“I implore residents to get vaccinated, continue to follow masking recommendations and consider implementing social distancing measures such as canceling events where the virus could easily spread,” Chief Physician Executive Iyad Sabbagh says in the release.
Valley Health’s most severely ill patients are unvaccinated, which Sabbagh says underscores the importance of COVID-19 vaccination. Furthermore, the delta variant is more contagious and is spreading rapidly around the community, he says.
“The data and scientific evidence overwhelmingly points to the safety and efficacy of COVID-19 vaccination,” he says.
So far in September, the Virginia Department of Health has reported 77 COVID-related hospitalizations and 24 deaths around the health district.
On Wednesday, the district also added 207 new COVID cases, exceeding 200 daily cases for the first time since Jan. 28.
Shenandoah County, which added 58 cases Wednesday for more than a quarter of the health district’s new cases, also reported one new hospitalization and one death.
Frederick County added 62 cases, Page County 33, Warren County 27, Winchester 18 and Clarke County nine.
Though the health district added 10 hospitalizations since Monday, those 10 might not directly impact the total number of patients in hospital beds.
“This is a fluid situation,” Weare said on Wednesday.
Patients are constantly coming into the Emergency Department, being tested and assessed, some discharged and others waiting for admission to a unit, she said.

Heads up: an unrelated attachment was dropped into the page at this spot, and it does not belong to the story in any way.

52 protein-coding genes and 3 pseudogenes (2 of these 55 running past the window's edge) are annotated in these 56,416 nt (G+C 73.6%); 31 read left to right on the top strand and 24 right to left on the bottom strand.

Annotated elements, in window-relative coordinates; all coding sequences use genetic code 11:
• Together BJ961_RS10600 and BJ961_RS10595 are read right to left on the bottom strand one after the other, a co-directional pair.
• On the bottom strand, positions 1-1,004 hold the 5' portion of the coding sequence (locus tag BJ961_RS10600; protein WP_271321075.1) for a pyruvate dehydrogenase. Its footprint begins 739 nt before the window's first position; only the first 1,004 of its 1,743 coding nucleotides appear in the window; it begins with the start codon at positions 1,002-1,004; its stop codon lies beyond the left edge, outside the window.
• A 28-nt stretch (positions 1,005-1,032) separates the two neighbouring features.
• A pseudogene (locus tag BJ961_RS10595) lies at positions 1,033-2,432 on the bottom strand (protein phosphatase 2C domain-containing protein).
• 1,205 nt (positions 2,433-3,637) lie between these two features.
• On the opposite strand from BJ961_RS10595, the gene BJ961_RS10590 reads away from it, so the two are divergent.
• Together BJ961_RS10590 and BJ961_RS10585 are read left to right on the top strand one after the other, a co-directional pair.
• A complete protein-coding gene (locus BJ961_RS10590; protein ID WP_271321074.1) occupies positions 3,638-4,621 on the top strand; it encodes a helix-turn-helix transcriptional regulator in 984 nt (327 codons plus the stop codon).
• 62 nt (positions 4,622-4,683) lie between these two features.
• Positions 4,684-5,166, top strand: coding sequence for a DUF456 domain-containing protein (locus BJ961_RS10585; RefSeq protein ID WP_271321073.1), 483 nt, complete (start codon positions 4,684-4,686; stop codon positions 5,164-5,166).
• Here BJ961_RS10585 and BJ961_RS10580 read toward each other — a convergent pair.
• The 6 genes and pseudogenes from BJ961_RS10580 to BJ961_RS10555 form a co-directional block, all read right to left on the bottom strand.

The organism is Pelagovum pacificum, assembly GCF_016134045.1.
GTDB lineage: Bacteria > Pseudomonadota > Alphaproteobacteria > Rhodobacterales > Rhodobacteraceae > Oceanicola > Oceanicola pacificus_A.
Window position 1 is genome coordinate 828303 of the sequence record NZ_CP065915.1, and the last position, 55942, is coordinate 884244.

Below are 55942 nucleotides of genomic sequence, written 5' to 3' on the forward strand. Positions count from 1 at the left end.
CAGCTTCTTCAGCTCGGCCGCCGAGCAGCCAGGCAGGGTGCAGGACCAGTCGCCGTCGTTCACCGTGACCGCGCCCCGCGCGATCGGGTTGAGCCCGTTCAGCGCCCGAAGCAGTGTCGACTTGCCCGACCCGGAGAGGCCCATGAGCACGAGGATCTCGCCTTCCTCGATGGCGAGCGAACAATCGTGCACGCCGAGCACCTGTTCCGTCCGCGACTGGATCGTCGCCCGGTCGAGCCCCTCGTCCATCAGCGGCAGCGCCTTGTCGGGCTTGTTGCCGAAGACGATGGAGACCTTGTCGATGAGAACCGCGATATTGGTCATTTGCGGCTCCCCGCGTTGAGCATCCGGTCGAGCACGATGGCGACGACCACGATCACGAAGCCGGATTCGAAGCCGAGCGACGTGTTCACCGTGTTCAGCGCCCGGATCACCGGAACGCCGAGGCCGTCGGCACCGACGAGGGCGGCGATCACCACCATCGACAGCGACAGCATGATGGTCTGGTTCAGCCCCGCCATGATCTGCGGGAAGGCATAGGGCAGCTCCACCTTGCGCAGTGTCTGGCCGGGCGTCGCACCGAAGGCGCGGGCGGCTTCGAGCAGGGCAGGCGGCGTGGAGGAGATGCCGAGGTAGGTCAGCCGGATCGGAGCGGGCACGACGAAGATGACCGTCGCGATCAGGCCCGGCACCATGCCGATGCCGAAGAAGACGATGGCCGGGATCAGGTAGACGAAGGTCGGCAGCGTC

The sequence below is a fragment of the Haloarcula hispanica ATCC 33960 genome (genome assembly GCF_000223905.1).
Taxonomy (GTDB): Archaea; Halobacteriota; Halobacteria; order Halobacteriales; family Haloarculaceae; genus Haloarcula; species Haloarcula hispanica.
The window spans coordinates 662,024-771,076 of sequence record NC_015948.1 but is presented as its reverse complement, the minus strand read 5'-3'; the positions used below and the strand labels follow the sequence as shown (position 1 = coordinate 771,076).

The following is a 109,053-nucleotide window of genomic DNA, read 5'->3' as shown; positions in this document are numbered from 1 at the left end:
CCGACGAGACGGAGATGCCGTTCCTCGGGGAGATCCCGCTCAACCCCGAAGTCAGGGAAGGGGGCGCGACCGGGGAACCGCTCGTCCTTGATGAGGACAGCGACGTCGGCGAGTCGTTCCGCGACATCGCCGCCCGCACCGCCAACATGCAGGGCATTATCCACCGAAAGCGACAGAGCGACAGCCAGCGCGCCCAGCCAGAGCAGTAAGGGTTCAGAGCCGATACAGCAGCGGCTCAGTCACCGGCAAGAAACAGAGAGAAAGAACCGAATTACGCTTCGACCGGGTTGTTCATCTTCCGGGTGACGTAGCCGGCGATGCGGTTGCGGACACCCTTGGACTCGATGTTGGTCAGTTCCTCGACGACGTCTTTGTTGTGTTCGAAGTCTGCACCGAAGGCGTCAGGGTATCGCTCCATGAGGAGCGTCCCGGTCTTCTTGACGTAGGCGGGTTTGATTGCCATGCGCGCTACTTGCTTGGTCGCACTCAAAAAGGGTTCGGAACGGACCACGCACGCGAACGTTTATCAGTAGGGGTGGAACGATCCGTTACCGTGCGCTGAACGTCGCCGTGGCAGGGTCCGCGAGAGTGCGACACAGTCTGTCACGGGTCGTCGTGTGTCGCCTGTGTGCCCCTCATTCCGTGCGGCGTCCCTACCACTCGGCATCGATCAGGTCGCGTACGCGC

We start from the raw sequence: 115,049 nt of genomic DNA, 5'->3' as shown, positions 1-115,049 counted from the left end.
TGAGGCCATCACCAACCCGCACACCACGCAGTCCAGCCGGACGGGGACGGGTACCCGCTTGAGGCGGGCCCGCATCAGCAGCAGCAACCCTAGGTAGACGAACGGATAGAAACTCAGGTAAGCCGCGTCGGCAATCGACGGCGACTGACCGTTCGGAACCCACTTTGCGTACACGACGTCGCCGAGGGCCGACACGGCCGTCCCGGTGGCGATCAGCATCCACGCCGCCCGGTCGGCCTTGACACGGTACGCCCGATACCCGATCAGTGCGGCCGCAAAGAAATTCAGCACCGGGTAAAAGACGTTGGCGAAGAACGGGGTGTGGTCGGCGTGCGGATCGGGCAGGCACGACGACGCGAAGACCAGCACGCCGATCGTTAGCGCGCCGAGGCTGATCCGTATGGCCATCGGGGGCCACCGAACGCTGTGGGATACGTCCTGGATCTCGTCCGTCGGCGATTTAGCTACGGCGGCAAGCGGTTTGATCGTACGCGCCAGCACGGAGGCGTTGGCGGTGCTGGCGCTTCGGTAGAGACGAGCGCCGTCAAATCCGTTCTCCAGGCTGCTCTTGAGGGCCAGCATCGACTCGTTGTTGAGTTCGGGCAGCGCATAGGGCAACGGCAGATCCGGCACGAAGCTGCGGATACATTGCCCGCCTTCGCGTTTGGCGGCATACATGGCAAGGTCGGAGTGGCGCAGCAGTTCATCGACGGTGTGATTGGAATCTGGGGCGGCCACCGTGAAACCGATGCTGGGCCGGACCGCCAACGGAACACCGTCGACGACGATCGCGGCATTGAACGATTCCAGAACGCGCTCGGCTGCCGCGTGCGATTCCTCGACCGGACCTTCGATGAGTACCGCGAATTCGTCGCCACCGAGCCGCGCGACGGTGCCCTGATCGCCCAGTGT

“And other COVID patients are being moved from ICU to the floor, and then home, or in some cases, not,” she said. “So a VDH report of 10 hospitalizations in the region doesn’t necessarily mean 10 additional beds were needed.”
The daily count of hospitalized patients, their vaccination status, and the number of staff members required for their acute care “changes quickly and makes it challenging to provide an accurate snapshot of how many community members are being treated across the system at any point in time,” Sabbagh says in the release.
“Within hours, our count can change dramatically,” he says. “We are also seeing an increase in the number of patients being dishonest about their vaccination status, which makes it hard to share that data with our community.”
Patients fear they won’t receive care if they share with staff that they are unvaccinated, he says.
“Our job is to care for every individual who comes to us,” Sabbagh says. “While we want the public to know that vaccination is the best way to stop the spread of COVID, we also want them to know that we’re here to care for them, regardless of their vaccination status. It is our mission as healthcare providers.”
To help with the surge of patients and strain on the system, Valley Health has been “recruiting new staff to fill vacancies left by employees who chose not to comply with the vaccination requirement,” the release says.
The health system has seen an increase in new hires and overall has had a net gain of staff since announcing the vaccination policy in July.
“Our challenge is not staffing due to our COVID-19 vaccine requirement,” Nantz says in the release. “Our challenge is the sheer number of severely ill COVID-19 patients presenting for care at our hospitals.”